Project Title

Dietary fatty acids and temperature effects on the reproduction of Daphnia magna

Authors' Affiliations

Mark Albright and Dr. Lev Yampolsky - Department of Biological Sciences, College of Arts and Sciences, East Tennessee State University, 1276 Gilbreath Dr, Johnson City, TN 37614

Location

BAYS MTN. ROOM 125

Start Date

4-4-2018 1:40 PM

End Date

4-4-2018 1:55 PM

Name of Project's Faculty Sponsor

Lev Yampolsky

Faculty Sponsor's Department

Department of Biological Sciences

Type

Oral Presentation

Classification of First Author

Graduate Student-Master’s

Project's Category

Natural Sciences

Abstract Text

Previous research has shown variation of thermal tolerance in clones of the aquatic crustacean Daphnia magna. In general, genotypes from regions with warmer climate possess a greater tolerance to high temperatures than those from colder climates. However, the mechanism by which they achieve this thermal tolerance is unclear. One possible explanation may lie in how the animals utilize polyunsaturated fatty acids (PUFAs), which are macromolecules essential for maintaining cell membrane fluidity and to prevent transition to gel-like phase. The need for PUFAs is exacerbated further in poikilothermic animals at colder temperatures. Therefore, it can be hypothesized that D. magna originating from colder climates would more readily uptake and incorporate PUFAs into their cell membranes when in a cold environment. This study examined twenty-one D. magna clones known to differ in thermal tolerance. A life-table experiment was conducted in order to see which clones could produce viable eggs at 10°C, when given a diet low in PUFAs (green alga Scenedesmus obliquus). Since egg-laying requires a significant investment of PUFAs, fecundity was used as the measurement of cold tolerance. Separately, eggs and their mothers from select clones were collected for lipid analysis. No D. magna clone showed success in every egg clutch during the experiment, although a few showed failures in every clutch. Clones from cold climate regions were not more likely to have more successful clutches when compared to those from warm climates. Lipid analysis via gas chromatography is ongoing and will compare lipid content in eggs and mothers at 25°C and 10°C with different diets—either low in PUFAs (S. obliquus) or high in PUFAs (heterokont alga Nannochloropsis limnetica). The lipid analysis will reveal if there is a lack of PUFA investment in eggs at cold temperatures by comparing unsuccessful cold-temperature eggs to successful cold-temperature eggs and warm-temperature eggs. Adult uptake of PUFAs can also be discerned by comparing adults with a low-PUFA diet at cold temperatures to those with a high-PUFA diet at cold temperatures and those at warm temperatures. This analysis will help understand trade-offs between high performance at different temperatures and mechanisms of plastic response to temperature.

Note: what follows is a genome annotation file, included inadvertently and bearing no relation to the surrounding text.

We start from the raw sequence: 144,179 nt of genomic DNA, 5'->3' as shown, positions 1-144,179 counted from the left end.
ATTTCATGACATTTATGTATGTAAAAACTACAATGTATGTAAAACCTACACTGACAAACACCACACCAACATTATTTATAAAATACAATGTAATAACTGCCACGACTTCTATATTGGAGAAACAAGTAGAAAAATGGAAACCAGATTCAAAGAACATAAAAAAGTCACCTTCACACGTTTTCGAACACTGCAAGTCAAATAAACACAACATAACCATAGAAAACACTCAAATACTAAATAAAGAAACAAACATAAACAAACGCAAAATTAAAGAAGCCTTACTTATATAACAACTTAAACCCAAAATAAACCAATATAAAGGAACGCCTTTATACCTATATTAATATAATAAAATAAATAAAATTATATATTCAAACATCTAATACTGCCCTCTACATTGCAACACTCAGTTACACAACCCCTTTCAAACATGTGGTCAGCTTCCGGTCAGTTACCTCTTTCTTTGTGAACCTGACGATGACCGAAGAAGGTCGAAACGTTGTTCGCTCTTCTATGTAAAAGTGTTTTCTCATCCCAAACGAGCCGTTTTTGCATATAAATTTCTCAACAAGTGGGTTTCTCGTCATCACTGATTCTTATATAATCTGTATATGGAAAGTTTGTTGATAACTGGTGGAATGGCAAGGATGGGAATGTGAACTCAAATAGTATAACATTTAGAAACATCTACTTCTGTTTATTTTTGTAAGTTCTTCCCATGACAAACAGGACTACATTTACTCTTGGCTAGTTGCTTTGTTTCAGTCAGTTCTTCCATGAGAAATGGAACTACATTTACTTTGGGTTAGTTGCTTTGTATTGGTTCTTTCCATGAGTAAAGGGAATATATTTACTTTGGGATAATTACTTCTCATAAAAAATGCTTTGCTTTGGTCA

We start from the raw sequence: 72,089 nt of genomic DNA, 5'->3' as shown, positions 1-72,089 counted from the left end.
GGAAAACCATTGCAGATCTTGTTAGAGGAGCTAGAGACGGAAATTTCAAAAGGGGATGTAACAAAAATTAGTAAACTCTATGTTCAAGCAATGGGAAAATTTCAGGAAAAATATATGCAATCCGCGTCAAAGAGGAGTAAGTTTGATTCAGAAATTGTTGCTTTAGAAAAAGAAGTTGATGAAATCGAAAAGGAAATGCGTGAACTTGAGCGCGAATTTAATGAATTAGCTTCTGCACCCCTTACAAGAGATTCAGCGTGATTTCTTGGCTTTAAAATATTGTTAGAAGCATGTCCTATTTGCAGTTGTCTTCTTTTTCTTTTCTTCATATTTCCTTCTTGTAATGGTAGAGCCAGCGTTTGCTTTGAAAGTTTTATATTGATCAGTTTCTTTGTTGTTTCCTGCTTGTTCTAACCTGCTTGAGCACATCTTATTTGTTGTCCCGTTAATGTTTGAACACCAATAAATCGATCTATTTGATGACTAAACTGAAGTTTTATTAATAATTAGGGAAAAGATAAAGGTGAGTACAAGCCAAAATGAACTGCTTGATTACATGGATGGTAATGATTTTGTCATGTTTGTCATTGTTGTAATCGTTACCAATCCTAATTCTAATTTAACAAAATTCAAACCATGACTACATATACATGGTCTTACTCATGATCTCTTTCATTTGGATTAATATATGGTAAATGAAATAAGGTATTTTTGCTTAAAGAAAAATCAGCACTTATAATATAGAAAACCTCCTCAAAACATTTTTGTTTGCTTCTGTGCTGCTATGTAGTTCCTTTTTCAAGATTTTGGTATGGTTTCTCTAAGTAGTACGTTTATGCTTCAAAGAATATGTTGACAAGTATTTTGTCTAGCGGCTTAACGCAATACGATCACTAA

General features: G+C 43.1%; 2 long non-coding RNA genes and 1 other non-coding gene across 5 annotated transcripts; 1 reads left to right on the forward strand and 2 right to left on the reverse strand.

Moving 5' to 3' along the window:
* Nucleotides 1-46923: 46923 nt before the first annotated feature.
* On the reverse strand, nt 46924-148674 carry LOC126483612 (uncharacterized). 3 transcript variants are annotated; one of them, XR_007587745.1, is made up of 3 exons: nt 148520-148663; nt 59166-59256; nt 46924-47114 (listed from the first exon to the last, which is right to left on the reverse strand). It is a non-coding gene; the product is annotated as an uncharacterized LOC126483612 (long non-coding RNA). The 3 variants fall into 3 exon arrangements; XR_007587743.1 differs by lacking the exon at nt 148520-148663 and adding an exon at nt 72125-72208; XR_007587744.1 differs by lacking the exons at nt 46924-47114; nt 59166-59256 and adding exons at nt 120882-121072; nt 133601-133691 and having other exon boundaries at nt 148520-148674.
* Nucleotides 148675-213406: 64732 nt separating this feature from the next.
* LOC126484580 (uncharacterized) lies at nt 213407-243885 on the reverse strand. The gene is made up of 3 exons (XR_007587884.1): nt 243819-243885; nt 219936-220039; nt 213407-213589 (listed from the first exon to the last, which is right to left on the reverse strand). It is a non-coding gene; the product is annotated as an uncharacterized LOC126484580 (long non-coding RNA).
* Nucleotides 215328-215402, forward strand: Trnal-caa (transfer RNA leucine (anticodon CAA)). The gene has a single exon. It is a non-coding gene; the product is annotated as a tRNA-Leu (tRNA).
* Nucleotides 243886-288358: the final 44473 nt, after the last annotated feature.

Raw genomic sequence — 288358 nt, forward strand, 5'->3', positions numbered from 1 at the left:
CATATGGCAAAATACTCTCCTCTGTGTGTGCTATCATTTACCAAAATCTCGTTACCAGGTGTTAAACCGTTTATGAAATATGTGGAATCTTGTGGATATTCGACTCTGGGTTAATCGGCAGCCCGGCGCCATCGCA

This document is currently not available here.

Share

COinS
 
Apr 4th, 1:40 PM Apr 4th, 1:55 PM

Dietary fatty acids and temperature effects on the reproduction of Daphnia magna

BAYS MTN. ROOM 125

Previous research has shown variation of thermal tolerance in clones of the aquatic crustacean Daphnia magna. In general, genotypes from regions with warmer climate possess a greater tolerance to high temperatures than those from colder climates. However, the mechanism by which they achieve this thermal tolerance is unclear. One possible explanation may lie in how the animals utilize polyunsaturated fatty acids (PUFAs), which are macromolecules essential for maintaining cell membrane fluidity and to prevent transition to gel-like phase. The need for PUFAs is exacerbated further in poikilothermic animals at colder temperatures. Therefore, it can be hypothesized that D. magna originating from colder climates would more readily uptake and incorporate PUFAs into their cell membranes when in a cold environment. This study examined twenty-one D. magna clones known to differ in thermal tolerance. A life-table experiment was conducted in order to see which clones could produce viable eggs at 10°C, when given a diet low in PUFAs (green alga Scenedesmus obliquus). Since egg-laying requires a significant investment of PUFAs, fecundity was used as the measurement of cold tolerance. Separately, eggs and their mothers from select clones were collected for lipid analysis. No D. magna clone showed success in every egg clutch during the experiment, although a few showed failures in every clutch. Clones from cold climate regions were not more likely to have more successful clutches when compared to those from warm climates. Lipid analysis via gas chromatography is ongoing and will compare lipid content in eggs and mothers at 25°C and 10°C with different diets—either low in PUFAs (S. obliquus) or high in PUFAs (heterokont alga Nannochloropsis limnetica). The lipid analysis will reveal if there is a lack of PUFA investment in eggs at cold temperatures by comparing unsuccessful cold-temperature eggs to successful cold-temperature eggs and warm-temperature eggs. Adult uptake of PUFAs can also be discerned by comparing adults with a low-PUFA diet at cold temperatures to those with a high-PUFA diet at cold temperatures and those at warm temperatures. This analysis will help understand trade-offs between high performance at different temperatures and mechanisms of plastic response to temperature.